JAKARTA/MUMBAI, Jan 29 : Indonesia's plan to limit palm oil exports has upended the global edible oil market by making what is the traditionally cheapest vegetable oil the costliest among the three major edible oils traded across the world.
Indonesia, the world's biggest palm oil producer and exporter, on Thursday announced a 20% mandatory domestic sales obligation for all palm producers in a bid to cool local cooking oil prices.
The move lifted Malaysian palm oil futures to a record high of 5,639 ringgit ($1,346.47) per tonne on Friday.
The price rise is likely to prompt key buyers such as India, China, Pakistan and several African countries to shift to rival soyoil and sunflower oils, which are available at a discount to palm oil for February shipments.
"Indonesia's exports curbs have changed market dynamics," said Sandeep Bajoria, chief executive of Sunvin Group, a vegetable oil brokerage and consultancy firm based in Mumbai, India.
"Already, the edible oil market was disrupted by weather and labour issues. Government policies have now added to the uncertainty."
Crude palm oil (CPO) is being offered at around $1,500 a tonne, including cost, insurance and freight (CIF), in India for February shipments, compared with $1,490 for crude soybean oil and $1,460 for crude sunflower oil, traders said. India is the world's largest edible oil importer.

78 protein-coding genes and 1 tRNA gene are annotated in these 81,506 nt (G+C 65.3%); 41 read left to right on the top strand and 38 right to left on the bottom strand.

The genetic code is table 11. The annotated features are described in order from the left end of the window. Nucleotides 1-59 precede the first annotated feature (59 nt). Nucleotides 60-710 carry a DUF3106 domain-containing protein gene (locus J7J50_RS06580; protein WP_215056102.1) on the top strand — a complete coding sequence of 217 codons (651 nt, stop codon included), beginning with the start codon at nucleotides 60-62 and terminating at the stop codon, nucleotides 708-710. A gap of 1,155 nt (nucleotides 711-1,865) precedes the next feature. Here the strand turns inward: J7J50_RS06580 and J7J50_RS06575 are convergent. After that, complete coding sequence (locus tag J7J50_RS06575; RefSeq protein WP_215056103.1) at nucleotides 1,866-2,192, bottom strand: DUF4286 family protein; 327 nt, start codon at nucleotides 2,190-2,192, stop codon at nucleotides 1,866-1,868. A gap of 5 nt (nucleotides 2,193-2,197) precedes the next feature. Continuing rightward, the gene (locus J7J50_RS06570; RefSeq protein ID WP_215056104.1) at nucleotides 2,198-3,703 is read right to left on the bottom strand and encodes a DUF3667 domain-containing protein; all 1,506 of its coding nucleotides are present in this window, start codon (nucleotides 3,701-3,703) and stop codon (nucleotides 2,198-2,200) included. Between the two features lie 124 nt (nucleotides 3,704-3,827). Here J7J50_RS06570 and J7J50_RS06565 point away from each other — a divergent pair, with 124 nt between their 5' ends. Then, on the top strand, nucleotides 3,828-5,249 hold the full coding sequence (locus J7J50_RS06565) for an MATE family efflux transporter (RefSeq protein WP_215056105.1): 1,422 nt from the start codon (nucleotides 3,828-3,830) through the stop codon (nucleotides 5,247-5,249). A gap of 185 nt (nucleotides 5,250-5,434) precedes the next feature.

A year ago, palm oil was trading at a discount of around $100 and $250 per tonne to soyoil and sunflower oil respectively, both perceived to be of higher quality than palm oil.
Buyers have started shifting to soyoil and sunflower oil for February and March shipments, said a Mumbai-based dealer with a global trading firm.
"Palm's rally is doing demand destruction. Prices need to come down or it will lose market share," the dealer said.
Price-sensitive Asian buyers traditionally relied on palm oil because of low costs and quick shipping times, but now they will source more South American soyoil and sunflower oil from the Black Sea region, said a Singapore-based dealer.
However, surplus supply of soyoil and sunflower oil is limited and soybean crushing will need to pick-up to fulfill soyoil demand, he said.
While India buys palm oil from Indonesia and Malaysia, it mainly imports soyoil from Argentina and Brazil and sunflower oil from Russia and Ukraine.
"Sunflower oil supplies are not certain as tensions are rising between Russia and Ukraine," the Singapore based dealer said.
Russia said on Thursday it was clear the United States was not willing to address its main security concerns in their standoff over Ukraine, but both sides kept the door open to further dialogue.
Neither Argentina nor Ukraine have the capacity to fully compensate a sharp reduction in palm oil supplies, so prices of all edible oils will likely climb, said the Mumbai-based dealer.
"With higher demand, soyoil and sunflower oil prices will also move higher. Indonesia's plan will give support to all vegetable oil prices," he said. ($1 = 4.1880 ringgit).